How Your Health Savings Account Can Be a Tax Shelter

Many readers may be generally familiar with the health savings account (HSA). It allows individuals and families to set aside money for medical expenses. There is a strong likelihood that the incoming administration will expand the role of this useful tax shelter in the new year. This article discusses some ways the HSA will evolve as well as some savings strategies for those with disposable income. (For related reading, see: How to Use Your HSA for Retirement.)

HSA Background

Signed into law in December 2003, HSAs are available to employees (and the self-employed) with high-deductible health insurance coverage. Contributions can be made to the account by both the employer and employee, subject to annual limits. Funds may be disbursed to pay for medical expenses not covered by the underlying insurance. Unspent funds may be invested and accumulate over time. Accounts belong to the employee and move with him if he or she separates from service.

Today, annual contribution levels are capped at $3,350 for the individually insured and $6,750 for family coverage. After a slow start, HSA popularity has grown. Nearly one-third of all employers (31%) now offer some form of HSA, up from 4% in 2005. There are now more than 18 million accounts and more than $34 billion in HSA assets

HSAs have strong tax shelter properties. Contributions to the accounts are tax deductible and may be used to pay for qualified medical expenses without triggering taxable income. Thus, they combine the best features of the traditional IRA (tax deduction on the way in) and the Roth IRA (tax free on the way out).

Reforms That May Come

Until recently, HSAs have had a low profile. In fact, many employees confuse them with flexible savings accounts (FSAs), which are compatible with all types of health plans but require employees to spend down most of the account by year end. HSAs now may be emerging from the shadows. The new leadership in Washington is likely to expand consumer-driven health care in an effort to mitigate the large price increases looming over the health insurance market in 2017. There is no shortage of ideas, and many of them include an expanded role for HSAs.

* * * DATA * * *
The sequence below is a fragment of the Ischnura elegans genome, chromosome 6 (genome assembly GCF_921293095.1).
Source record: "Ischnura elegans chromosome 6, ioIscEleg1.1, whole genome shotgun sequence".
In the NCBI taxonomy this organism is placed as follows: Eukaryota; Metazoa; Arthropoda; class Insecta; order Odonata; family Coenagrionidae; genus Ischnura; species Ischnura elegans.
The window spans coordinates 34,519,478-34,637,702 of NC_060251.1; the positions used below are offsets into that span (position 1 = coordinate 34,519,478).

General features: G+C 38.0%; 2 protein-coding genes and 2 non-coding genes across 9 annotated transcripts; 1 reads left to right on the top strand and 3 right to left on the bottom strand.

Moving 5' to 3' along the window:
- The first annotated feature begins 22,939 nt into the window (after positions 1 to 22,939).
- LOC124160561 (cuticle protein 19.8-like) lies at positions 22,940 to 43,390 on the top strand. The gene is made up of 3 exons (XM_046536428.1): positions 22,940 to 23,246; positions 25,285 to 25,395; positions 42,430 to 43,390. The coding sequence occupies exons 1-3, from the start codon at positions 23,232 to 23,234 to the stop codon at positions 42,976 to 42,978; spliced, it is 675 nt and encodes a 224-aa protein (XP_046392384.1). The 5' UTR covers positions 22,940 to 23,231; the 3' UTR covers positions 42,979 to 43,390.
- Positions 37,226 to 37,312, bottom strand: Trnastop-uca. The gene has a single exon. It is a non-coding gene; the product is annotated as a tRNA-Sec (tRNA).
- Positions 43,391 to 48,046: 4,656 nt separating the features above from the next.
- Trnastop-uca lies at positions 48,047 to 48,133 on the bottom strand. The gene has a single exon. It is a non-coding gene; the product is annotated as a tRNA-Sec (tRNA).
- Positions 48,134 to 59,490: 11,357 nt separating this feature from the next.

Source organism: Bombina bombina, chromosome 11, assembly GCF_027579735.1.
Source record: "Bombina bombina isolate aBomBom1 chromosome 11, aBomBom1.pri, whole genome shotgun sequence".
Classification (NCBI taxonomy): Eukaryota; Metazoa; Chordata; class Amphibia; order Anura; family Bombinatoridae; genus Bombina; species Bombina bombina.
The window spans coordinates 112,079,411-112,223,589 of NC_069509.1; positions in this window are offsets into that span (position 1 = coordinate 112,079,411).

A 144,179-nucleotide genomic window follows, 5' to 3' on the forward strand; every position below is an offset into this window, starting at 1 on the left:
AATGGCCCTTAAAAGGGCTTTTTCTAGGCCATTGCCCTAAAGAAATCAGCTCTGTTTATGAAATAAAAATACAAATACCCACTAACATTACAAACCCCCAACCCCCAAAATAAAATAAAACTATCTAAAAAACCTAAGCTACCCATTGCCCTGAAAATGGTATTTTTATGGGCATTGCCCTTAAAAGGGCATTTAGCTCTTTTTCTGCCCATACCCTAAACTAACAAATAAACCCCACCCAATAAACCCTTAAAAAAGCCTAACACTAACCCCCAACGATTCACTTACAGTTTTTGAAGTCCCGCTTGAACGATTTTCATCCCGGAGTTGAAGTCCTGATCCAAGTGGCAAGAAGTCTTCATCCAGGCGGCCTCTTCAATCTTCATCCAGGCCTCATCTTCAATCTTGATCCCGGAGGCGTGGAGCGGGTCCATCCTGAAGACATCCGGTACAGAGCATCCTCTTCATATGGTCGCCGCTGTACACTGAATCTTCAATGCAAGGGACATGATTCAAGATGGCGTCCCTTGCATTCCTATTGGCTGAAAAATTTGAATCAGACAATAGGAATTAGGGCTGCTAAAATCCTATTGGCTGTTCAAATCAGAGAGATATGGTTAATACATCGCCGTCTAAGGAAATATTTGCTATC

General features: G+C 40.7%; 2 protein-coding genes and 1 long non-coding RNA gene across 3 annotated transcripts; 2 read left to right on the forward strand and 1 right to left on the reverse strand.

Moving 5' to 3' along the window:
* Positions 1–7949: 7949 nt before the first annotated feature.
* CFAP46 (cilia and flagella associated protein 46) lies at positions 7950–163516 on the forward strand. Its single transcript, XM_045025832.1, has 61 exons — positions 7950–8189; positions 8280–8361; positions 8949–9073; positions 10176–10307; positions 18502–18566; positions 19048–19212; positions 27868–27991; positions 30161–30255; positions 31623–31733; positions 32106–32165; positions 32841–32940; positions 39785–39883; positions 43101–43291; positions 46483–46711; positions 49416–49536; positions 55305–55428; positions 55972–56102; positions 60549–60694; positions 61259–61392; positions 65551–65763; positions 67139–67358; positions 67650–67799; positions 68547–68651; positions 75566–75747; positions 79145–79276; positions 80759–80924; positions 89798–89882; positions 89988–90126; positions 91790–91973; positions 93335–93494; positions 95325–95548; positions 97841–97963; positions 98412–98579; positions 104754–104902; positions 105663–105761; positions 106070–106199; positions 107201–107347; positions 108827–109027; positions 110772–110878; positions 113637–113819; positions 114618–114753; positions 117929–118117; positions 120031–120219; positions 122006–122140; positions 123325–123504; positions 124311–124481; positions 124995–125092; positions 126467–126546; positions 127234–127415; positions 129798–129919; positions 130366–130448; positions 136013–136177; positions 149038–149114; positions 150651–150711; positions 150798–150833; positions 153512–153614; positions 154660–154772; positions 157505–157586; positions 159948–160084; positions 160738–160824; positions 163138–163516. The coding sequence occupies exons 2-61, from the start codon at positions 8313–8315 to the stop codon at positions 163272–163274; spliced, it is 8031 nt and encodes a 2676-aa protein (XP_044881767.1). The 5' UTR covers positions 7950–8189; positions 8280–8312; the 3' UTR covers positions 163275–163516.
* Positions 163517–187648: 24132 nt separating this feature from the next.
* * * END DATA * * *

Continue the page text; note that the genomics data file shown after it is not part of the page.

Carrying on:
Conservative thinkers have called for increased contribution limits to HSAs. David Hogberg of the National Center of Public Policy Research proposed expanded contribution limits last year in a policy paper that also addressed Medicaid reform. HSA contribution limits would range from $2,700 to $9,000 annually depending on a person's age. Other writers, such as Scott Atlas of the Hoover Institute, have proposed contribution limits similar to those for IRAs—$5,500 per person and $6,500 for those over age 50.

We can also assume an expansion in the scope and utility of HSAs. Right now, eligibility for an HSA is restricted to those with high deductible policies who are not enrolled in Medicare. People may soon be allowed to contribute HSAs regardless of their age or health insurance policy form. Today, HSA dollars cannot be used to pay for medical insurance premiums (there are a few exceptions). Reform legislation may lift this restriction as well. Bottom line is that we'll likely see many more HSAs in the U.S. in 2017. They will have more assets and will be more flexible. (For related reading, see: Comparing Health Savings and Flexible Spending Accounts.)

Key Takeaways for the Mass Affluent

For those with substantial disposable income, the HSA can serve as a long-term savings tool rather than an account from which to fund ongoing health needs. In fact, the mass affluent are better served by not spending their HSA funds while they are working. Instead, they should let HSA assets accumulate tax-free over time by investing contributions in diversified stock and bond funds. These accounts can become a strategic part of a retirement portfolio. Their after tax value is not diluted by income tax liability. Like any other portfolio, the asset allocation of the HSA should be coordinated with one’s other investment accounts.

So far, investment of HSA balances is not happening on a large scale. Only $4.7 billion of the $34 billion in total HSA assets is invested in securities. The rest remains in cash presumably earmarked for ongoing medical expenses. However, invested assets have been growing faster than overall account levels. If the new administration loosens the limits on the use and size of these accounts, we’ll likely see more action on the part of consumers. For those that can afford it, the HSA is a powerful tax shelter. (For related reading, see: Pros and Cons of a Health Savings Account.)